Current Issue Fiction: "Walking Man" by Gabriel Welsch
Editor's Note: Readers of the print edition may notice a layout mistake on the last page of "Walking Man" -- an unfinished bit of character dialogue merged into the sentence that follows. We regret the printing error but are happy to provide the full-text, corrected version here.
He walks. Regardless of the weather. He walks along the main four-lane leading from town to the mall, past the Brass and Wicker Works, past the unfinished furniture store, past the bypass interchange, past the shifting neighborhoods high on the hills, past the gas stations and drive-thrus, past the H&R Block and the scraggly garden center, past a gutted and bankrupt Dunkin Donuts, past a trash-strewn Isuzu lot, past a heavy equipment rental company and its bright orange bulldozers, past the coal stink of the ceramics factory, and some days even past the mall, to the long fields sloping toward the prison, where I have heard even some of the inmates have noticed him while staring through their windows. All the people in all of the windows and cars who have noticed him these past many weeks have the same name for him: the Walking Man, and to my ear, despite other problems I have with the designation, it sounds too close to those men of virtue and beleaguered conscience in the movies, The Quiet Man, The Thin Man, The Invisible Man, The Six Million Dollar Man. I prefer, simply, Walking Man. No ‘the.’ Like Burning Man, Tax Man, Superman, Sixty-Minute Man, Zinjanthropus Man. Something mythic, something of a problem, something not wholly right. Because I know he is not wholly right. I know he is not wholly good. Walking Man is my brother.
He started walking in late November last year, on a day when it would have been an easy decision—or easier. Fresh from rain and an unusual push of southern air, amid sun and warmth sufficient that his first jaunt could be done without the need for a coat, he started. At the time, he didn’t care about the weather. Bored and frustrated with his life, he had exploded in a fight with Laura, his new wife. He would have hulked in a corner, his massive shoulders like a dark curtain between her and another room. Eyes dark in their deep sockets, his upper lip a tight line, everything about him would have simmered. He had married Laura because she was able to give it back. As dark as his coloring was, hers was light, but not soft. She was sleek, not slender. White and ashen, not blond and pale. Her hair she wore clipped back. Her fingers, wrists, and neck were never adorned. They would have faced one another across a chasm of insistent quiet. Then, on finding himself stuttering, blushed and speechless, he would have left the little brick house on Oneida Street with the intention of walking until rational again.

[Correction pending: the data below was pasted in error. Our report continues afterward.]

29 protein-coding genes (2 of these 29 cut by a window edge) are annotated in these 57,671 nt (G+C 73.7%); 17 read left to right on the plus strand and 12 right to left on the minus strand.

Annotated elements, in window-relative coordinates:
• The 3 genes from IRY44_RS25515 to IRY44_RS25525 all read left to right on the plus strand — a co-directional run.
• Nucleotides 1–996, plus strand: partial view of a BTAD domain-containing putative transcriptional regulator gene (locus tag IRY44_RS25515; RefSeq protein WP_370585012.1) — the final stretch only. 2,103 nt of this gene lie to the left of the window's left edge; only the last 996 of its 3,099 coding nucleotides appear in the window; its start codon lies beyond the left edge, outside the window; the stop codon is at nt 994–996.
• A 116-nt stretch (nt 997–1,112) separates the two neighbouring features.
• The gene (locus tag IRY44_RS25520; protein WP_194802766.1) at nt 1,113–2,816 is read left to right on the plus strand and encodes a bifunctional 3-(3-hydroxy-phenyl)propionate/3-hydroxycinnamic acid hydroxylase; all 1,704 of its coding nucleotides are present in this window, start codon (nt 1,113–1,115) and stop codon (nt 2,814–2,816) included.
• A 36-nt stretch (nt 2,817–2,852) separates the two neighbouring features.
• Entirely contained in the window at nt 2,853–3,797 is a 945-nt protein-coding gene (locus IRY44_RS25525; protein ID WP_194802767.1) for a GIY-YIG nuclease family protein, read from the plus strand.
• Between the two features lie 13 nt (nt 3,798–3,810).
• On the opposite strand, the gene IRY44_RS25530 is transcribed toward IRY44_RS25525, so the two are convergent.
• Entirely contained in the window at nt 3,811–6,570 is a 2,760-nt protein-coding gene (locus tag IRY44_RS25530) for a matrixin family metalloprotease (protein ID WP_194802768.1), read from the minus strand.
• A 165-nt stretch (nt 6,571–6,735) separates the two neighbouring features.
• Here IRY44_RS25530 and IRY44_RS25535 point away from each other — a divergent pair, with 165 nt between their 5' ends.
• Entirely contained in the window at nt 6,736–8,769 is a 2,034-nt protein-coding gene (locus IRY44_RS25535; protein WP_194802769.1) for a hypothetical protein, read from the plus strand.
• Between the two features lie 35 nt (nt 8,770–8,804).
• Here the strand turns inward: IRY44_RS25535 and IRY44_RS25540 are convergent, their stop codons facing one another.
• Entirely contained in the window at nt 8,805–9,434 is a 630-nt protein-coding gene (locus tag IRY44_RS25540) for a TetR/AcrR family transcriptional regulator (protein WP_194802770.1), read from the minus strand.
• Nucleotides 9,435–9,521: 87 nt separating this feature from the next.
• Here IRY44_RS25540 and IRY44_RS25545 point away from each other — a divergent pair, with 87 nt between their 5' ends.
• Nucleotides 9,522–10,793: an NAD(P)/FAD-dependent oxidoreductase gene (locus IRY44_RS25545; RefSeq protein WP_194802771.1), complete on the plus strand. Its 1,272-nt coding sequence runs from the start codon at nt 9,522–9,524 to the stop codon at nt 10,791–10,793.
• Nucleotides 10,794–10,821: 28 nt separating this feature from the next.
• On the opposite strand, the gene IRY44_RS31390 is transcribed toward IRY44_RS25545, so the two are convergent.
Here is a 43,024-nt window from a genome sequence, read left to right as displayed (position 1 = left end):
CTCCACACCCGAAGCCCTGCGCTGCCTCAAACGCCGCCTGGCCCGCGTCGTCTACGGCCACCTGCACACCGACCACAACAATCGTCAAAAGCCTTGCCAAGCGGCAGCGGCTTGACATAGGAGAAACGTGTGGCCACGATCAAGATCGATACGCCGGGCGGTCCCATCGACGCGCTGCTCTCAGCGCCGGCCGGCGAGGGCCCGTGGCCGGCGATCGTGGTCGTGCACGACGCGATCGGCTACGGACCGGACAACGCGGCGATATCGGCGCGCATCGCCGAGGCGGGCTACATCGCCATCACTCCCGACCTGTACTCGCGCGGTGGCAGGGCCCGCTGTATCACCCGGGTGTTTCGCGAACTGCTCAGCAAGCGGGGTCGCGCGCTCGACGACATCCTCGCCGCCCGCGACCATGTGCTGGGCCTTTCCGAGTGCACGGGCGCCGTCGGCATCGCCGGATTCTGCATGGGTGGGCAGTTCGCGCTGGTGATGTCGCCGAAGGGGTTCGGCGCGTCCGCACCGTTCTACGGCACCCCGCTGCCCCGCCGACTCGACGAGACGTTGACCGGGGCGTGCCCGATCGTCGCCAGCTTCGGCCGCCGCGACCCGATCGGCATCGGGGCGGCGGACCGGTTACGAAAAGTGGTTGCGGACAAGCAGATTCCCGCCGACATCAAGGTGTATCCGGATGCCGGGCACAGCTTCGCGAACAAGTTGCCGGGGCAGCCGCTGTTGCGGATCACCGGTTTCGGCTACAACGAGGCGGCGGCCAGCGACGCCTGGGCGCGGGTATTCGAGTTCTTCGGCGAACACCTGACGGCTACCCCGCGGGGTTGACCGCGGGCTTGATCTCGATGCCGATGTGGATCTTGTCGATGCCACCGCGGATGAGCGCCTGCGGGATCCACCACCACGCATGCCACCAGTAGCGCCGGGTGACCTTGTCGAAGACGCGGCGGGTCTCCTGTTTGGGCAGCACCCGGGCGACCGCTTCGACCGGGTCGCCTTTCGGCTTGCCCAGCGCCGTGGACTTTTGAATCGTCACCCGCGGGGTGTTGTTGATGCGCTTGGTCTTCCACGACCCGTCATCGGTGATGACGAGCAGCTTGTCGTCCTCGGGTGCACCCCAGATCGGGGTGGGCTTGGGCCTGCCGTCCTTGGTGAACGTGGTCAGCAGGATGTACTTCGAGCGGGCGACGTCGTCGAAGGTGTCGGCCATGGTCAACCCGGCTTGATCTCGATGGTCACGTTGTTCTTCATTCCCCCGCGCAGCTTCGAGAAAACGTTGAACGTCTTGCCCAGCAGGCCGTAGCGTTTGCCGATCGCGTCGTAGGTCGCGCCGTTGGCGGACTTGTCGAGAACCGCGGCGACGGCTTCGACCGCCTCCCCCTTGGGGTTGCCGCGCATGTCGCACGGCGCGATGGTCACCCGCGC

I am the one Laura called. After the first hour, she looked outside, figuring he had not gone far. When he was not there, or anywhere in town, she called me. I had been in a late-night last-ditch strategy session with Yuri, the main investigator who ran our cell lab and worked on attracting grants. We were out of money. The meeting revolved around a bottle of vodka kept in one of the specimen freezers, and we sipped and hatched desperate schemes. When my phone rang, we both laughed that it was the call, manna from heaven, and when I saw from the number that it was her, a woman who almost never called me, I stood so quickly my head swam. When I heard her voice, the scratch left over from weeping, I went to talk to her on the scrub of lawn between the lab and the hill leading to the offices of the college’s maintenance crew.
It had not occurred to Laura, to any of us, that he would simply walk for a dozen miles, turn around, and start back. When she called me, she projected strange calm, as if borne of purpose and fatalism. She sounded leaden and expressive at the same time. She finally said to me, “Just look for a little while, because I refuse to chase him any more, but I’m still worried.”
I coaxed my Nissan truck to life. That November, most of what I had was on its last legs. Without the lab’s grants, many of us had begun to dip into savings. My lease expired in December. For the first time in five years, I was set to be jobless, on the hunt again, following the frightening lure of soft money. I tried to buy very few things, and I could not have purchased a truck. To keep it running, I mounted a light fixture under the hood on cold nights, a single 60-watt bulb keeping the hoses loose enough and the battery warm enough that a half-dozen or fewer cranks would get the thing roaring again in the morning. But on weekends, when I resisted going out, when it would not be driven for a day or two, the first start was always about a ten-minute process, sometimes needing a jump from my neighbor, the skid steer operator and tomato gardener. He always rose before the sun, drinking coffee from a thermos, but he never lorded his good fortune over me.